Monday, December 8, 2014

Trending—Despite Poor Record, Mandatory Spay/Neuter Proposals on the Rise
What do Pasadena, California; Augusta, Georgia; Madison, Wisconsin; New York City and the state of Rhode Island have in common?
Each of these places has recently advanced legislation to require that all dogs or certain classes of dogs within their jurisdictions be sterilized.
After what appeared to be several years of declining interest in mandatory spay neuter (MSN) policy by animal activists, AKC has observed resurgence in MSN proposals in the last several months, mostly at the local level.
MSN laws can take a variety of forms. They're regularly offered by activists as a quick fix for a myriad of canine issues ranging from dangerous dogs, to shelter intakes, to roaming pets, and even concerns about substandard kennels in other communities. Still, cities that have established MSN have not only found it to be ineffective; it has also created a host of new problems. For example, after Dallas, Texas, implemented MSN in 2008, the city experienced a 22% increase in animal control costs and an overall decrease in pet licensing compliance.  AKC Government Relation's Issue Analysis on Mandatory Spay Neuter presents more information on why MSN is ineffective.
Tragically, some activists push for mandatory sterilization laws even as mounting scientific evidence demonstrates that spay/neuter surgery (ovariohysterectomy and castration)— especially when performed on a young puppy—can have serious long-term negative health consequences. Recent scientific studies reveal that juvenile sterilization may lead to increased incidences of cancer (including osteosarcoma, hemangiosarcoma, lymphosarcoma and mast cell tumors), hip dysplasia, ligament disorders, chronic incontinence and even shortened lifespans. 1,2,3,4   These and other emerging studies contradict commonly-held beliefs about the effects of spay/neuter.
Ironically, many animal rights activists who push for government-mandated sterilization for all dogs also adamantly seek to outlaw minor procedures such as tail docking or dew claw removal. It's not clear why some find it logical to ban these minor procedures, but don't question passing  laws to require major spay/neuter—in some cases only a few weeks after a pup has opened its eyes and learned to walk.
According to the American Pet Products Association, 83 percent of U.S. pet dogs are already spayed/neutered. In many communities, local rescues and shelters have so few adoptable dogs available that they are importing puppies and dogs from other communities and states to offer in their facilities. Ironically, many of these communities are the same ones that are considering MSN.
Examples of recent legislation include:
The Pasadena, California City Council passed a law in November 2014 that would require the sterilization of all dogs and cats within city limits, with intact dog licenses for some exceptions. However, any dog impounded for any reason would be sterilized before release, even if the dog's owners had a valid intact dog license.
The New York City Council is currently considering removing exemptions for the health of young dogs from current MSN requirements for dogs purchased at pet stores or from breeders who sell more than 25 dogs a year. This essentially establishes mandatory juvenile spay/neuter for dogs sold at pet shops and takes away the rights of owners and future owners to make the best possible healthcare decisions for their dogs.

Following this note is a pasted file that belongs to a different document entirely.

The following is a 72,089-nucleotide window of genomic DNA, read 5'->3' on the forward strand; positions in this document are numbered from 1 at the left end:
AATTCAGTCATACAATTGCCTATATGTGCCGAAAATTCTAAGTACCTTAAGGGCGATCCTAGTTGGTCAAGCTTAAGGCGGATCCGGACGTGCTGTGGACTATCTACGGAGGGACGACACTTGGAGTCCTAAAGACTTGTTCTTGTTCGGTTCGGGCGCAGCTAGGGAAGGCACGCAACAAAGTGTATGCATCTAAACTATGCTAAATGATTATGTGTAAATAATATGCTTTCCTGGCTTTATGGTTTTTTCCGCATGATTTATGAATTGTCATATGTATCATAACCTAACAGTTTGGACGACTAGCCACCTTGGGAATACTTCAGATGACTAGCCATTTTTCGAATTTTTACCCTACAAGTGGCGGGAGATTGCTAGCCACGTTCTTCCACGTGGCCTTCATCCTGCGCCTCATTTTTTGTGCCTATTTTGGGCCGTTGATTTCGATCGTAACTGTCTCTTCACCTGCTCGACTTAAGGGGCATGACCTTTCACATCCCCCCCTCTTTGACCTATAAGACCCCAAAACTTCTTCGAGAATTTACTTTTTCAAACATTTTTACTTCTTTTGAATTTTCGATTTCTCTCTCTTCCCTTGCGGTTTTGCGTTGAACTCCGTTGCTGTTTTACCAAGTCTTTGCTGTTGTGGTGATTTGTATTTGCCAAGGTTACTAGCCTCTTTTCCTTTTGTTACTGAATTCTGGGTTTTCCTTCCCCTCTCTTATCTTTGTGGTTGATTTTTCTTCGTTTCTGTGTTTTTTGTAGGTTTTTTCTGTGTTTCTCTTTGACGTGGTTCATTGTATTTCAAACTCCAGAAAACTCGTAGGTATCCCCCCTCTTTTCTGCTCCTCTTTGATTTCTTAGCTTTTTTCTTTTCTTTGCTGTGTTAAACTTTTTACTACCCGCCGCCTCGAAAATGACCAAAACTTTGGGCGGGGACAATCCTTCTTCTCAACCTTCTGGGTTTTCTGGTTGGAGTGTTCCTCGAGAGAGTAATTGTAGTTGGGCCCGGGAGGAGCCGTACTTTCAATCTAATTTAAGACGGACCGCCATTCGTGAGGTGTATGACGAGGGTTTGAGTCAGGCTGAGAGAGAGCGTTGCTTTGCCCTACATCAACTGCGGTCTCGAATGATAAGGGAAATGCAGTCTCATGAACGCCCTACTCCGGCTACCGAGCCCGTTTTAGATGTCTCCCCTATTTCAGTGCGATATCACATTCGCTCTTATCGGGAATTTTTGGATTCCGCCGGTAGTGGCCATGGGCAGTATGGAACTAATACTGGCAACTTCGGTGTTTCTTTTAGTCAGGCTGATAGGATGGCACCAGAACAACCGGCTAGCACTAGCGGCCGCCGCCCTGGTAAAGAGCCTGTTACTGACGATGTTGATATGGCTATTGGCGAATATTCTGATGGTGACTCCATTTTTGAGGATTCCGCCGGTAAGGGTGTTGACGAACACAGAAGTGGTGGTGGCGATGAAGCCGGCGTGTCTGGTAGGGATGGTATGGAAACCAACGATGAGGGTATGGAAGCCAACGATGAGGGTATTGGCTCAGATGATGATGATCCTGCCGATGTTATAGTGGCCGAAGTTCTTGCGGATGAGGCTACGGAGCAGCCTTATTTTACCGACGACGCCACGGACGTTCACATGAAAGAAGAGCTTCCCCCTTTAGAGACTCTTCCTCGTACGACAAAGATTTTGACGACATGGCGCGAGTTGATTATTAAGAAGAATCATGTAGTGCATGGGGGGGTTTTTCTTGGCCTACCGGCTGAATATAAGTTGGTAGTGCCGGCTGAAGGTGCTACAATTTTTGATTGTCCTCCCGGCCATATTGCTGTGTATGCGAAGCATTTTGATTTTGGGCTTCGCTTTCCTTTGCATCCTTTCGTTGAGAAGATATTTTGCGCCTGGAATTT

A proposed law in Augusta, Georgia, would require surgical sterilization of dogs six months and older unless the owner holds an unaltered animal permit. Certain dogs would be exempt, including "actively competitive" show or hunting dogs, and dogs with serious health conditions. However, the proposal states that advanced age would not be considered an exempted health condition. Intact dogs no longer actively competing would not be exempt from permitting. The permit could be revoked without due process of law upon receipt of information of any violation of the animal control ordinance—no conviction needed, just a complaint.
A proposal in Madison, Wisconsin, would allow the city's board of health to order a dog spayed or neutered for a variety of reasons if the dog is found running at large three times in its lifetime, or if a dog causes any injury to a person on while its owners property, with no exceptions for an animal that has been provoked.
And cities aren't the only ones considering such laws. A 2014 Rhode lsland House measure (HB 8205) would have limited all Rhode Island residents, with a few exceptions, from harboring any dog over the age of 6 months that have not been spayed or neutered.
The AKC recognizes the value of spaying and neutering mature dogs when the dog will not be participating in a breeding program or competing in events like AKC dog shows that require that the dog be intact. However, the decision to sterilize a pet—and when to do so—rightly belongs to the pet's owner after  consultation with their veterinarian.
For communities seeking to address dog issues, the best approach is to address the cause of the vast majority of these issues—irresponsible ownership—by enforcing leash laws,  supporting and promoting educational programs on dog care, and providing low-cost spay neuter clinics in the communities where such services are needed.  The AKC offers a variety of ways to help.
1 American College of Theriogenologists. "Basis for Position on Mandatory Spay-Neuter in the Canine and Feline."
2 Sanborn, Laura J., M.S. "Long-Term Health Risks and Benefits Associated with Spay/Neuter in Dogs." May 2007.
3 "Rottweiler study links ovaries with exceptional longevity." JAVMA News. February 18, 2010.
4 "Study finds neutering-disease link in Golden Retrievers."  JAVMA news.  March 20, 2013.




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